strings attached

I like gifts. A gift can make you feel cared for, special. Some gifts are totally a surprise.

“You shouldn’t have,” but secretly you’re glad they did.

Then there are “gifts” which aren’t really gifts at all. They look like gifts, they were given to you in the same way. It’s just that later you noticed there were strings attached.

Oh, the strings weren’t very strong, at first. But, then you felt this tug, called obligation. Obligation causes us to do things because we feel we don’t have a choice. 

It’s like some invitations you receive,

“I really hope you can come.”

But the translation is, 

“You better be there.”

Invitations and demands are different. With invitations you are free to decline without hurting the relationship. With demands you have no choice. 

The problem is you don’t know it’s a demand until you decline. If you’re served a big helping of guilt pie with a cool glass of “after all I’ve done for you,” trust me, it was not an invitation.

In reading the book, Boundaries by Townsend and Cloud, they explain when you love someone, they are free to tell you “no.”

When I first read this, I struggled because I thought if a person loved me they would do what I want them to do. If something was important to me, then it would also be important to him/her. That is not true.

I’m smiling now as I type this, but honestly, I did think that way. 

I remember inviting someone to a family gathering. I thought for sure they would attend. First, they told me they would get back to me. That was scary. Then they  explained that they wanted to come, but would be unable.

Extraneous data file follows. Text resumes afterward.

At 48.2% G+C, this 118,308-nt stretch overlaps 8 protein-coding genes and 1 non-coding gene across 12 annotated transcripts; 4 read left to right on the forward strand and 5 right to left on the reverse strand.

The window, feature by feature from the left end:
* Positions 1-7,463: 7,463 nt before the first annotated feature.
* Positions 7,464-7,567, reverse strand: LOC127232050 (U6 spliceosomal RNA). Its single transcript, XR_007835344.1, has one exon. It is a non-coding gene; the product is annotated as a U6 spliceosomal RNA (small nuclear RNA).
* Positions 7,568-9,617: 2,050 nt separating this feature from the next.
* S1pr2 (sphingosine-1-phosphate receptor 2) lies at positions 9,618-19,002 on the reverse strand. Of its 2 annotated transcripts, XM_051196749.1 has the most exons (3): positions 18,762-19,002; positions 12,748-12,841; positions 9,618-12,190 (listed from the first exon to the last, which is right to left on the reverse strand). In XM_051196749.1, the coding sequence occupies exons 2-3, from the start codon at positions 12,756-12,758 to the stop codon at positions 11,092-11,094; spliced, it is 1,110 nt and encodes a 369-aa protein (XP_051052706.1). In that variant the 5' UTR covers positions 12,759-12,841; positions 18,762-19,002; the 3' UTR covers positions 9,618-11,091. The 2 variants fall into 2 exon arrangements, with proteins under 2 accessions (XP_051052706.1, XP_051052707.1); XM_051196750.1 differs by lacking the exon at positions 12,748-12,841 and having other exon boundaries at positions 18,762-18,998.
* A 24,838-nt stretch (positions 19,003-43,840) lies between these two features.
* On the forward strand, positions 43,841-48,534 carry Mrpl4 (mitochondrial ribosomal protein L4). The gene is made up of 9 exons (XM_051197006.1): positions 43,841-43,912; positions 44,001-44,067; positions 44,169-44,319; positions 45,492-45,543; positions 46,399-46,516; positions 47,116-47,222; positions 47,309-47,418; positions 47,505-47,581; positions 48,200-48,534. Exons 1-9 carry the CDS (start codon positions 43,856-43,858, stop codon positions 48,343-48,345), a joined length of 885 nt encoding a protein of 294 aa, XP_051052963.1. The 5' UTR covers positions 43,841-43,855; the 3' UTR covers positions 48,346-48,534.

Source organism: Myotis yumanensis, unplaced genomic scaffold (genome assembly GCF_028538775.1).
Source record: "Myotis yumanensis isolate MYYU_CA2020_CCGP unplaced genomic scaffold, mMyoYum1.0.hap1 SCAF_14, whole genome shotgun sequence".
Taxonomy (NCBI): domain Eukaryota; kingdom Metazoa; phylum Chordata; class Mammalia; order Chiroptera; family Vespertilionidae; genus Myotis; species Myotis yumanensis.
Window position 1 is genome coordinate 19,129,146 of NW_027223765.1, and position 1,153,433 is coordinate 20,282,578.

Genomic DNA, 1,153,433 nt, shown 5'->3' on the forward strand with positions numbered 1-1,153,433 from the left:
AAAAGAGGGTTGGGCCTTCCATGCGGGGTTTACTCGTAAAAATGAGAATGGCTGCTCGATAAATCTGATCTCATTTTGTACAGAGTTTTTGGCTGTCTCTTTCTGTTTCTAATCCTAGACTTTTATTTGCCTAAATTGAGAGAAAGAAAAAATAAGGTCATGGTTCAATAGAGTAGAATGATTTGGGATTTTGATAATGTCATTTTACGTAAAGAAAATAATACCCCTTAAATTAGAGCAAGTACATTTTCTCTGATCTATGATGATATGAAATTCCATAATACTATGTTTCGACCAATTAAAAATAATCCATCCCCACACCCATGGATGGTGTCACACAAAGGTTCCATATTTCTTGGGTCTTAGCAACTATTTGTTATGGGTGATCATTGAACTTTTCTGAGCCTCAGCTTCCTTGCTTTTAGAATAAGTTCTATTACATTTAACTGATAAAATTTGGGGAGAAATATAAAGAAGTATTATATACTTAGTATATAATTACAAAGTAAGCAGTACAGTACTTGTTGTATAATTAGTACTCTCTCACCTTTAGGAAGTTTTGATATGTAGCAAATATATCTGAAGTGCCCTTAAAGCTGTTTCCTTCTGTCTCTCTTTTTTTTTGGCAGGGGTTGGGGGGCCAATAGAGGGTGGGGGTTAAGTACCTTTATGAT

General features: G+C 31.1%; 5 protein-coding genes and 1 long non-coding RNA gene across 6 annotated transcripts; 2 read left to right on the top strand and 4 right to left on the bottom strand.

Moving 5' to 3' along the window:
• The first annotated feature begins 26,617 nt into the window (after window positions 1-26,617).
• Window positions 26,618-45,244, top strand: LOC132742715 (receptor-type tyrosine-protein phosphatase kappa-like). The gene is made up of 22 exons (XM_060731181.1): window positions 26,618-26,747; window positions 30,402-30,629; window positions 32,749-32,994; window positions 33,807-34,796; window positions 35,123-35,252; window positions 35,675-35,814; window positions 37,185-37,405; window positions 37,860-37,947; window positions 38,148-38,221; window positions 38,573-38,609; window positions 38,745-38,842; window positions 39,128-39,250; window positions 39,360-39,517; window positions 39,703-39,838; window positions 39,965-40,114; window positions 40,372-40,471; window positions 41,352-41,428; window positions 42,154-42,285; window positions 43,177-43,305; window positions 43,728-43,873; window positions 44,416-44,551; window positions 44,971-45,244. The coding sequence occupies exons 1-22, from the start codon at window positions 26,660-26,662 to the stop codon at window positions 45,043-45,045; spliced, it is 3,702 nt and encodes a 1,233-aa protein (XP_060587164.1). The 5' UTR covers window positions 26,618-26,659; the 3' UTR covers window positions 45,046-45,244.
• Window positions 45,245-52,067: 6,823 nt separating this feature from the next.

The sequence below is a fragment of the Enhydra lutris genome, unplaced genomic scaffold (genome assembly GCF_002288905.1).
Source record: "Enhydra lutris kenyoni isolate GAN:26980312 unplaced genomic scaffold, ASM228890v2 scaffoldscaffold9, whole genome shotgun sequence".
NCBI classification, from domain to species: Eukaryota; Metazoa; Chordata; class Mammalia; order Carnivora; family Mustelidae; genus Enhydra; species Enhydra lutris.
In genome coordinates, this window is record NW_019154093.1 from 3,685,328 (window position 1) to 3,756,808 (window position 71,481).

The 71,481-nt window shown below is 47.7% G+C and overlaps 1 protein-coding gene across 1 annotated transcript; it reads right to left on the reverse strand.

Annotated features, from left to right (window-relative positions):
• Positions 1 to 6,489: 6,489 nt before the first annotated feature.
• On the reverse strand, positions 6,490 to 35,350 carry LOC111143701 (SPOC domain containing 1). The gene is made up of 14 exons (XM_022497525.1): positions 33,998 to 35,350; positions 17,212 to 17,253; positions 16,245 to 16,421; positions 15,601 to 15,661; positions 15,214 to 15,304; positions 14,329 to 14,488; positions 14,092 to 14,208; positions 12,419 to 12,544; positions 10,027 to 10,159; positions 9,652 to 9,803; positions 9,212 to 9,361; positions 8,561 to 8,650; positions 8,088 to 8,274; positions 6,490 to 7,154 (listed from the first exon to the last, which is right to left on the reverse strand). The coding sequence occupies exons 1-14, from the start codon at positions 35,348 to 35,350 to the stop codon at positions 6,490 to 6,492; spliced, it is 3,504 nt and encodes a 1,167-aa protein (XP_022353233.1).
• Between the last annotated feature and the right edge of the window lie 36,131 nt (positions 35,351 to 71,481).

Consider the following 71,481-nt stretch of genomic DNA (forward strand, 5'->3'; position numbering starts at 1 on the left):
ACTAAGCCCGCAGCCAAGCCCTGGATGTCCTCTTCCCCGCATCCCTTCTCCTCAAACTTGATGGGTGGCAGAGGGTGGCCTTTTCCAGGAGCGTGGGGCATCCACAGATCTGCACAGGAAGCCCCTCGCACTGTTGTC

I really tried processing that, but I kept coming up with the same thoughts. They said they wanted to come but it wouldn’t work out. I believed, If they had wanted to come they would come. It was their choice. I was sorely disappointed. Okay, I’ll change that. I was angry.

I realized that they were NOT free to say no. The truth is, I had not extended an invitation I had issued a demand. 

Fast forward about 5 years and I can say I think I’m getting better.  

Coming from a dysfunctional family, I realize I didn’t do well with disappointments. They were an area in my life I needed to work on, just like giving people the freedom to say no.  

I had it all wrong. I figured if I asked nicely, that constituted an invitation. I got good at hiding the strings.

The good news is, I’m learning. And when I see areas where I need help I expose them to God and he helps me. It’s not an overnight thing.

So, my question to you is this, are others in your life free to tell you ”no?”

I hope so. I’m not going to be able to make it next week. Sorry.

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